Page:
Finally after asking and guessing where to go for hours, we queue up for the Azerbaijani passport control. Only this is Azerbaijani queuing… if there is space you go. there is no semblance of a straight line.. just crowds of people pushing towards the single door to passport control.. which is just a freight container converted into an office… Josiah uses his filipino DMV queuing skills and makes it to the front block off this rather larger set woman from cutting every Mongol Rally Team that was there hours before her. As he blocks her and lets other Mongol Rally Teams through the door. She is shouting and shoving and pushing him. She gets her 8 year old son even to stand in front of Josiah and try to puppy dog his way through. Josiah isn’t having any of this, but he is getting rocked. This lady is furious. Finally the customs agent and a few Azeri ladies essentially tell the woman to wait and let them through. The chaos ends.

(Jonathan out)

Well thats that I thought. The decision has been made, I am not getting on this ferry. I start the slow painful walk back to the passport control trailer to call an emergency meeting with the guys and let them know my decision. When I get there I find what looks to be the beginnings of a riot or possibly a mosh pit, I’m not sure. All of the rally teams were huddled in a semi circle around the trailer door and they were surrounded by locals who were pushing and shouting trying to get ahead of them. I decided to wait to break the news to the guys until after this madness was over which ended up being close to an hour later. By this time I had started to feel better so I started thinking, maybe that was all I needed, just one good puke to get out the rest of the bad stuff and I’ll be good as new in a few hours. After we got our stamps we headed back to the car and I told the guys what had happened. Luckily we were parked next to another team that had some rehydration tablets they were willing to give me, and after downing those with some ibuprofen, and more anti diarrhea meds I was really thinking I might survive this episode.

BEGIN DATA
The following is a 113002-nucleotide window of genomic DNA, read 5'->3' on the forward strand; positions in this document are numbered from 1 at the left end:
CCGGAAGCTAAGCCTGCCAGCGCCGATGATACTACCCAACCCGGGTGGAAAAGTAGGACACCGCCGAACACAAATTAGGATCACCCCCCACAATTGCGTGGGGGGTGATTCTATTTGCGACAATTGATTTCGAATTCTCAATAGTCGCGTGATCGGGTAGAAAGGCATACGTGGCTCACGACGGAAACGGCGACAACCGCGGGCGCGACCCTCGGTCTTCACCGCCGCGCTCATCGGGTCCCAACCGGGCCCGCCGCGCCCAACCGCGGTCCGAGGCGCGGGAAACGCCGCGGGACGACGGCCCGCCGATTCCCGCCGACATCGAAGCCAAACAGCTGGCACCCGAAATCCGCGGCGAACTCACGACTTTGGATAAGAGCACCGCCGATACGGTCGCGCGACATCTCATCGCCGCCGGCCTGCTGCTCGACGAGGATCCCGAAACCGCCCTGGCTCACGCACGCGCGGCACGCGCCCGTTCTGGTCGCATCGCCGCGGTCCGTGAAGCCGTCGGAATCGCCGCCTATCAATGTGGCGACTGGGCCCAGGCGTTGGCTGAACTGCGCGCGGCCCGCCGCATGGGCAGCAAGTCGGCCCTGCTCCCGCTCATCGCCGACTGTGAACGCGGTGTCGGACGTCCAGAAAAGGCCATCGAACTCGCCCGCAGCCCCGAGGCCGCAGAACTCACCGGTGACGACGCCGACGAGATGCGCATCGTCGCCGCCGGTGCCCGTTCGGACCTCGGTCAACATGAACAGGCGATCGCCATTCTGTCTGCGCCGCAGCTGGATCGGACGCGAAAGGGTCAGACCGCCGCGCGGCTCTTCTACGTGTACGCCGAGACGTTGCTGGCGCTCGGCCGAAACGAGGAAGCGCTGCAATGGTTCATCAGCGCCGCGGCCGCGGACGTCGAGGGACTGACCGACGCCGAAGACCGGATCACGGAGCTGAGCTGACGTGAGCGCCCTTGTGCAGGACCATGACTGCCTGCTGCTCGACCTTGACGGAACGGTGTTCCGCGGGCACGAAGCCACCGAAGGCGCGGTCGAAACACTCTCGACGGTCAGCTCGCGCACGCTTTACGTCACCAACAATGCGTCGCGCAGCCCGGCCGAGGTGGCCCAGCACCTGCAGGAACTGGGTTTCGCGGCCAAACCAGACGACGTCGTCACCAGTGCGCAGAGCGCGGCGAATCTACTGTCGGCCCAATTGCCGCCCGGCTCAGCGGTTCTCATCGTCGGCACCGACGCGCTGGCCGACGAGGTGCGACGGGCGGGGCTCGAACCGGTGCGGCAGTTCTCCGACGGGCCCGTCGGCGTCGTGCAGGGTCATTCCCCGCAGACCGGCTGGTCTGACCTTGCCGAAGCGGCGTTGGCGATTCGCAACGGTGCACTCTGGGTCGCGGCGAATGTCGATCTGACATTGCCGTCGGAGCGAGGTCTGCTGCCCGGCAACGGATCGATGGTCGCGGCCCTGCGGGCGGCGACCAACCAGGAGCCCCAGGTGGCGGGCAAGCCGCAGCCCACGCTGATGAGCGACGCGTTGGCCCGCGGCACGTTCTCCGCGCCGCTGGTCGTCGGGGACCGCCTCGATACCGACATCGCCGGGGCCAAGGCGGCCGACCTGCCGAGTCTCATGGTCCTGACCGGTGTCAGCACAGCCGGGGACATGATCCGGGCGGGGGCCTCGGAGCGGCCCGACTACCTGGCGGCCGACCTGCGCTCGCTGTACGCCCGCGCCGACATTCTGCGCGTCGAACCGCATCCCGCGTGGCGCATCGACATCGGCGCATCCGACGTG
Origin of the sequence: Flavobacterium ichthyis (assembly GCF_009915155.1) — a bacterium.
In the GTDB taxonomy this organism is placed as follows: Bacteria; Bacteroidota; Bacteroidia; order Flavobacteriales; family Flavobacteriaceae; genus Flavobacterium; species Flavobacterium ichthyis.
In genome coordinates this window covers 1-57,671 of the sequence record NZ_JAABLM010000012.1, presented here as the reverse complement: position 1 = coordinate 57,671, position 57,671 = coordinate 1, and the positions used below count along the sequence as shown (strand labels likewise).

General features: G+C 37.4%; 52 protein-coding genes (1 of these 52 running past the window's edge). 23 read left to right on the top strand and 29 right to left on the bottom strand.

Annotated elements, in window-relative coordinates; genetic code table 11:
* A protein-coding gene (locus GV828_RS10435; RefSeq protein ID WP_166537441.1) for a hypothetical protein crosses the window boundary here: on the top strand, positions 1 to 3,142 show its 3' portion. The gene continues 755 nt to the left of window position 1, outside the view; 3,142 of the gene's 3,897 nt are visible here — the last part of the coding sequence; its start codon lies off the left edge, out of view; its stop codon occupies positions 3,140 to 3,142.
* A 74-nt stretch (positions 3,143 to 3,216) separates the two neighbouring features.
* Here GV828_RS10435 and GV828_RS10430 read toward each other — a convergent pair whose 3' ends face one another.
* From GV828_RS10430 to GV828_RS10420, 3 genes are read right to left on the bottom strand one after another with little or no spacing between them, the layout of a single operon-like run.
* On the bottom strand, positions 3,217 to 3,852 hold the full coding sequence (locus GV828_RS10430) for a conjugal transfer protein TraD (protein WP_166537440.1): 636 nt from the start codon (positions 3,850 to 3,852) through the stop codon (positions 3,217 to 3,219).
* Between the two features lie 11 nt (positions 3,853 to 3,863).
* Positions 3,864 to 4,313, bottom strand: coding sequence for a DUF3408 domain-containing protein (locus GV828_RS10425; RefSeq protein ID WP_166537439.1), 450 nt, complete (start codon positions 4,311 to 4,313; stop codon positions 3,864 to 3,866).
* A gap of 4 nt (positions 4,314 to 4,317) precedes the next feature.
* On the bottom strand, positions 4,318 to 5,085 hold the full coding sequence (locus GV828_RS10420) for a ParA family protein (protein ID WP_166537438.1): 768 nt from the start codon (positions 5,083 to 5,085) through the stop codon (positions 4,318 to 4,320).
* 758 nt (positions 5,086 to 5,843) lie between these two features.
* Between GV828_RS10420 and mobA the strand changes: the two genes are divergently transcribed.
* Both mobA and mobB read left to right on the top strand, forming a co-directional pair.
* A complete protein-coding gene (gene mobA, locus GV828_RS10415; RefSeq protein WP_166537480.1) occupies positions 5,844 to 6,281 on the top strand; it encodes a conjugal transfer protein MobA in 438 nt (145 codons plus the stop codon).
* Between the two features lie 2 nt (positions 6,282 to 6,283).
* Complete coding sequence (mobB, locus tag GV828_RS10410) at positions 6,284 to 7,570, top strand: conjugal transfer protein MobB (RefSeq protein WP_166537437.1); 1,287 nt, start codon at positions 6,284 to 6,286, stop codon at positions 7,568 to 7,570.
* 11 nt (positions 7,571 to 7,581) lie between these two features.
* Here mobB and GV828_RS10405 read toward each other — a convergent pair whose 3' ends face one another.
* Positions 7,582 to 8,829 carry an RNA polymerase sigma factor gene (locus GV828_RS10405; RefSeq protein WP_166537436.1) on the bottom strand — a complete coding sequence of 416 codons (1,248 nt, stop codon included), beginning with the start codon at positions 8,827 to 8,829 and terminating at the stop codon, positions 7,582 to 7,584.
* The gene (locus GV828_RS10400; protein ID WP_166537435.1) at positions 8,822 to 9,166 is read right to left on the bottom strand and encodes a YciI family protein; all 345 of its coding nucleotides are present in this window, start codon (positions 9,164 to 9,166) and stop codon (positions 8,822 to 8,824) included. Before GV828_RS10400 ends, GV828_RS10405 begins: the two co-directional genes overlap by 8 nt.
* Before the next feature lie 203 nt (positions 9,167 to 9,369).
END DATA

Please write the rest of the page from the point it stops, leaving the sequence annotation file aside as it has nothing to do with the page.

We wait until 2am to board the ferry. First thing is first, toilet check. I was pleasantly surprised to see that this boat was equipped with several working toilets, some of which I figured I would be calling home for the next few hours. The ferry ride itself was going to take 10 hours from the time we left Baku to the time we arrived in Turkmenbashi. Leaving at 2 in the morning meant that we would be able to sleep for most of the ride, which was a nice thought. When I woke up at 8 am I immediately looked out the window expecting to see the choppy waters of the Caspian, but for some reason saw a port that looked eerily similar to the one we were supposed to have left from.

These guys are just as excited as us to finally be leaving Baku

Are you serious… WE HAVENT LEFT YET?!